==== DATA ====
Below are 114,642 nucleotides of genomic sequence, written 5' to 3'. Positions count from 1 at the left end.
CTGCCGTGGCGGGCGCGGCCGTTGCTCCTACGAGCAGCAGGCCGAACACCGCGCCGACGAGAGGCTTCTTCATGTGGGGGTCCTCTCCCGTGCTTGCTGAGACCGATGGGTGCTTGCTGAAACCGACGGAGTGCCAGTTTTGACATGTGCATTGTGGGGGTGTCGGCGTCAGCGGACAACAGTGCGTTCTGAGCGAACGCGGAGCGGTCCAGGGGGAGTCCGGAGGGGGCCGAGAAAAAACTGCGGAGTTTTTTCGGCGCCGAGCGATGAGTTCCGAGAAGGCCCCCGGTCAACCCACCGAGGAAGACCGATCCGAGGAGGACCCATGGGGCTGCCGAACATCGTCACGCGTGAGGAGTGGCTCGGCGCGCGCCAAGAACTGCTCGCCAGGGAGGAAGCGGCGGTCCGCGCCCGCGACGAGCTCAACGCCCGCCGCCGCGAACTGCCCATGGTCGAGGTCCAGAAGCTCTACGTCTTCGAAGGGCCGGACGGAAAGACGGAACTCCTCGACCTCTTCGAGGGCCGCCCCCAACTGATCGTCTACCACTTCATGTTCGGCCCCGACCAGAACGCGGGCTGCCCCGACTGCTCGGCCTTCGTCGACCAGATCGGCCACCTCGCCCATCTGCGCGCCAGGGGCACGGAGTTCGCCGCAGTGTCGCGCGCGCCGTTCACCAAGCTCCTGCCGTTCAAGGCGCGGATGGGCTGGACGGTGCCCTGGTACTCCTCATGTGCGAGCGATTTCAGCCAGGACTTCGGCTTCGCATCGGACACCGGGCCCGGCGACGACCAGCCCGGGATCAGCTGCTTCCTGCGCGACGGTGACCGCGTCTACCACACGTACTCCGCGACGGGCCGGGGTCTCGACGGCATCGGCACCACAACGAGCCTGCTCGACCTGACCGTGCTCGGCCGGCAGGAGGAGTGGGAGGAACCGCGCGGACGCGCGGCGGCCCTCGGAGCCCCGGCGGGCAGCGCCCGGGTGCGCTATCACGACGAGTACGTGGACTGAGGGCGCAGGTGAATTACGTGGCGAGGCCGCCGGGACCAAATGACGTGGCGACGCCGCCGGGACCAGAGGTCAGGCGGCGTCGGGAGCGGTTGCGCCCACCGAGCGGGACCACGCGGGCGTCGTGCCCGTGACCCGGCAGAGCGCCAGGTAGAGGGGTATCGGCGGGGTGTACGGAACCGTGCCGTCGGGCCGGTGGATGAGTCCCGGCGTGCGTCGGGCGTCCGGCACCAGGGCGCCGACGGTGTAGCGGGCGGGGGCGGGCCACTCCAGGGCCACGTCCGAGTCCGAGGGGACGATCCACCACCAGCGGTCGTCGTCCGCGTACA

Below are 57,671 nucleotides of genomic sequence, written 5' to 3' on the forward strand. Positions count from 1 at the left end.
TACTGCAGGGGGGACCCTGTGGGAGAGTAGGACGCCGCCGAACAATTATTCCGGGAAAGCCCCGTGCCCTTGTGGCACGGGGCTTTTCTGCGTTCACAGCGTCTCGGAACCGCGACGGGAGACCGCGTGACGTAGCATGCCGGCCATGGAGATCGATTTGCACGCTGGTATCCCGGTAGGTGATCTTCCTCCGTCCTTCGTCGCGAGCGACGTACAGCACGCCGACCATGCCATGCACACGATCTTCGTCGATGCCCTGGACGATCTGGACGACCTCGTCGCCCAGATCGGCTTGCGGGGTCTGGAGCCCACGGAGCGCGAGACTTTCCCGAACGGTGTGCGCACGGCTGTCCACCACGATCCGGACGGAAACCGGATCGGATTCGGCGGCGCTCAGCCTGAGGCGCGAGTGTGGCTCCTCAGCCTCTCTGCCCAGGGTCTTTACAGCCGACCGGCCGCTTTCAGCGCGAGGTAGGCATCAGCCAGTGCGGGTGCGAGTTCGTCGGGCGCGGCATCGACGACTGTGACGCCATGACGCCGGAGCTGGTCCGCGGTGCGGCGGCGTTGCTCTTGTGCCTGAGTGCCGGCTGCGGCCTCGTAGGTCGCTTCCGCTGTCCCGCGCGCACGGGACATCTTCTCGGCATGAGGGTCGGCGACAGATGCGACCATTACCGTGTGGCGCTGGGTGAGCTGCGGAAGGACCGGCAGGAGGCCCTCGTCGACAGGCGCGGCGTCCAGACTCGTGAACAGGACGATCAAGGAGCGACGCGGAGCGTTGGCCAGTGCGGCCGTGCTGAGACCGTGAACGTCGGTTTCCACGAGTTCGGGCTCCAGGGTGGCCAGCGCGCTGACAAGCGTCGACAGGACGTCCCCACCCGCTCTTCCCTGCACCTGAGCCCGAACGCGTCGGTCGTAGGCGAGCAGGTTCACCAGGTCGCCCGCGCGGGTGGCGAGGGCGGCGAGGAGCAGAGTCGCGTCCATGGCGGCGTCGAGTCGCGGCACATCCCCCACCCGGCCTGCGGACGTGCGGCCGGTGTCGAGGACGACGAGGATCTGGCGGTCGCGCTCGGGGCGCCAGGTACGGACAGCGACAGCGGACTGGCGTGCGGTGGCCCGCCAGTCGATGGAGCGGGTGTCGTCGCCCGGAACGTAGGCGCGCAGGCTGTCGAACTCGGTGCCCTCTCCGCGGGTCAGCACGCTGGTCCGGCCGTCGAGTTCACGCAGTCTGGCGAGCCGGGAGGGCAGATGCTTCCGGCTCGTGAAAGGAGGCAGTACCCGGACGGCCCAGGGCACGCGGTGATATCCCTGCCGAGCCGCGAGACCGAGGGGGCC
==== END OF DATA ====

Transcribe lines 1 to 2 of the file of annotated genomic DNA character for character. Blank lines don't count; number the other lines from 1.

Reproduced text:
Below are 114,642 nucleotides of genomic sequence, written 5' to 3'. Positions count from 1 at the left end.
CTGCCGTGGCGGGCGCGGCCGTTGCTCCTACGAGCAGCAGGCCGAACACCGCGCCGACGAGAGGCTTCTTCATGTGGGGGTCCTCTCCCGTGCTTGCTGAGACCGATGGGTGCTTGCTGAAACCGACGGAGTGCCAGTTTTGACATGTGCATTGTGGGGGTGTCGGCGTCAGCGGACAACAGTGCGTTCTGAGCGAACGCGGAGCGGTCCAGGGGGAGTCCGGAGGGGGCCGAGAAAAAACTGCGGAGTTTTTTCGGCGCCGAGCGATGAGTTCCGAGAAGGCCCCCGGTCAACCCACCGAGGAAGACCGATCCGAGGAGGACCCATGGGGCTGCCGAACATCGTCACGCGTGAGGAGTGGCTCGGCGCGCGCCAAGAACTGCTCGCCAGGGAGGAAGCGGCGGTCCGCGCCCGCGACGAGCTCAACGCCCGCCGCCGCGAACTGCCCATGGTCGAGGTCCAGAAGCTCTACGTCTTCGAAGGGCCGGACGGAAAGACGGAACTCCTCGACCTCTTCGAGGGCCGCCCCCAACTGATCGTCTACCACTTCATGTTCGGCCCCGACCAGAACGCGGGCTGCCCCGACTGCTCGGCCTTCGTCGACCAGATCGGCCACCTCGCCCATCTGCGCGCCAGGGGCACGGAGTTCGCCGCAGTGTCGCGCGCGCCGTTCACCAAGCTCCTGCCGTTCAAGGCGCGGATGGGCTGGACGGTGCCCTGGTACTCCTCATGTGCGAGCGATTTCAGCCAGGACTTCGGCTTCGCATCGGACACCGGGCCCGGCGACGACCAGCCCGGGATCAGCTGCTTCCTGCGCGACGGTGACCGCGTCTACCACACGTACTCCGCGACGGGCCGGGGTCTCGACGGCATCGGCACCACAACGAGCCTGCTCGACCTGACCGTGCTCGGCCGGCAGGAGGAGTGGGAGGAACCGCGCGGACGCGCGGCGGCCCTCGGAGCCCCGGCGGGCAGCGCCCGGGTGCGCTATCACGACGAGTACGTGGACTGAGGGCGCAGGTGAATTACGTGGCGAGGCCGCCGGGACCAAATGACGTGGCGACGCCGCCGGGACCAGAGGTCAGGCGGCGTCGGGAGCGGTTGCGCCCACCGAGCGGGACCACGCGGGCGTCGTGCCCGTGACCCGGCAGAGCGCCAGGTAGAGGGGTATCGGCGGGGTGTACGGAACCGTGCCGTCGGGCCGGTGGATGAGTCCCGGCGTGCGTCGGGCGTCCGGCACCAGGGCGCCGACGGTGTAGCGGGCGGGGGCGGGCCACTCCAGGGCCACGTCCGAGTCCGAGGGGACGATCCACCACCAGCGGTCGTCGTCCGCGTACA